Conjugated linoleic acids are one of 28 isomers of linoleic acids that are produced naturally when certain dairy products or meats are broken down by bacteria in the stomach or intestines. The isomers of a certain substance have the same chemical formula (a single molecule contains the same elements in exactly the same number), yet they differ in their chemical structure. CLA are classified as trans- fatty acid and also cis- fatty acid, making them something of an oddity, at least in the biochemical realm.
This is where we can confront the “CLA – safflower oil” confusion and convolution of terms. Safflower oil contains traces of linoleic acid (however, more than 75 percent of it is oleic acid, a monosaturated acid) – approximately 0.7 mg/gram. Therefore, CLA and safflower oil are indeed substances that can be placed in the same category, yet they are by no means as alike as to have the same effect on the human body or to be used interchangeably. From a logical standpoint, that is why the study cited in the previous section used both substances, to find out the outcomes and, as we have seen, the outcomes, though both regard the reduction of body fat, proved indeed to be quite different.
CLA sprang in the spotlight as early as 1979, when a study performed on mice showed that the fatty acids had properties of visibly shrinking chemically induced tumors in mice. The studies have not slowed their pace since then. However, it was not until 2008 that the Food and Drug Administration (FDA) recognized CLA as being generally safe. Nevertheless, supplements containing CLA had been manufactured and marketed before, although the hype around CLA has magnified since that moment.
The human body naturally synthesizes CLA from linoleic acid through the aid of the bacteria from the Bifidus strain that reside in the intestine. A host of conditions and dysfunctions – ranging from high acidic levels to most digestive diseases and even gluten intolerance – make the synthesis impossible. Therefore, one can conclude that a supplementation of CLA is truly needed, especially from a certain age onwards, yet questions of dosage or method of administration remain.
At first, CLA supplements were mainly marketed as natural anti-cancer solutions, with their scientific basis being the rodent study cited above (although extrapolating from artificially induced cancer in mice to tumors on humans is a rather dubious practice). In recent years, and in the light of the study performed at Ohio State University, CLA supplements are part of the supplements that advertise weight loss.
According to the WebMD website, CLA are used in dietary supplementation, with doses between 15 to 175 mg for daily use. The purposes are diverse – cancer, combating mild food allergies, reducing the effects of chronic disease on weight or atherosclerosis. CLA are possibly effective in fighting obesity and high blood pressure, however, more research on the subject is required. On the subject of all other claims made by manufacturers, speculation can best characterize them. It is safe for the average healthy adult in the doses found in food and in most supplements, though in cases where surgery, bleeding disorders and diabetes are present, one is advised to avoid CLA. Arriving at the subject of dosage, the results of the Ohio State study are quoted – no more than 7 grams per day, though there are no significant benefits for doses larger than 3.4 grams per day.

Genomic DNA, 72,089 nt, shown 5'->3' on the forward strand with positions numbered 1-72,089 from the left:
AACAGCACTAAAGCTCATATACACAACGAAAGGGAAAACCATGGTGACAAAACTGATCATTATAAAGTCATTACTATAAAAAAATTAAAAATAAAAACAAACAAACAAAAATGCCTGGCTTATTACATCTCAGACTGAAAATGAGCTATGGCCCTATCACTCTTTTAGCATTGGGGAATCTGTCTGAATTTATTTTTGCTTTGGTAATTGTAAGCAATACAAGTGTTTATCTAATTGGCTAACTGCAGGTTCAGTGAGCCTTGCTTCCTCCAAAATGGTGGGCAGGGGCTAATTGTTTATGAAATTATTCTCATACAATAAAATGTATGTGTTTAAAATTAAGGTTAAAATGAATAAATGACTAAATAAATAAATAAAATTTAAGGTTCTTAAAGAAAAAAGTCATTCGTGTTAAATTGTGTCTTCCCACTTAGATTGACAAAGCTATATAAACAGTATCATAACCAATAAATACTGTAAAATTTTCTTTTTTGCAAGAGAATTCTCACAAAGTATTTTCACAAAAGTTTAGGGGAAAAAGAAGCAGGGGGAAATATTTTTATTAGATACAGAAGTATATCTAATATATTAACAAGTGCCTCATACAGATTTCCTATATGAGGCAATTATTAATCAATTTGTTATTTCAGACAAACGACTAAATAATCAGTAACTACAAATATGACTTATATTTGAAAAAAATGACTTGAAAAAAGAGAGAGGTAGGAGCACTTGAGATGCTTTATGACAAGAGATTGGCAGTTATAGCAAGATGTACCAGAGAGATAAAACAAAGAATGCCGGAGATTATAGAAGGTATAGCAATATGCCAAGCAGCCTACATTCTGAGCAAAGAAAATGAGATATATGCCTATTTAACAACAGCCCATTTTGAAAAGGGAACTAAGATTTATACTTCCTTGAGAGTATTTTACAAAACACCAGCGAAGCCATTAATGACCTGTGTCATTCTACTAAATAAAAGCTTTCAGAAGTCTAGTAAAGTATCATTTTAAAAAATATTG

Safflower Oil – Benefits and Risks
Safflower oil has been used as cooking oil for a long time, though its benefits have begun to be touted only in recent years. Oleic acid (a monounsaturated fatty acid) is the main component of safflower oil, accounting for about 75 percent of it. Some polyunsaturated fatty acids account for 13 percent and saturated fatty acids make up approximately 8 percent. Per 100 ml of safflower oil, there is an intake of 34.1 mg of vitamin E and 7.1 mcg of vitamin K. An interesting sidenote about this type of oil is that it contains serotonin derivates, which have a proficient antioxidative effect.
Research on the effects of safflower oil consumption is in its infancy. However, there are some facts to be shared:
- A study has demonstrated it has some impact in the decrease of C-Reactive Protein, thus contributing to lowering the risk of cardiovascular disease.
- Safflower oil slightly increases the levels of the HDL-C lipoprotein, known as “good cholesterol”.
- Safflower oil negatively influences the metabolism of glucose through a slight elevation in the levels of glycated hemoglobin.
On the subject of the relationship between safflower oil and CLA supplementation, there seems to be sufficient evidence that the protective effect the oil has cannot be provided through the supplementation of isolated CLA. The possible cause for this is the significant input of vitamin E from safflower oil. However, when analyzing the potential action of safflower oil as a fat burner, there is insufficient evidence for it to be considered as such.
Safflower oil, however, may pose significant health threats on the other hand. This is mainly because there are two variants of safflower oil, one manufactured from the seeds of the plant, and the other resulting from the pressing of the flower. The latter option, in particular, may have pernicious effects such as: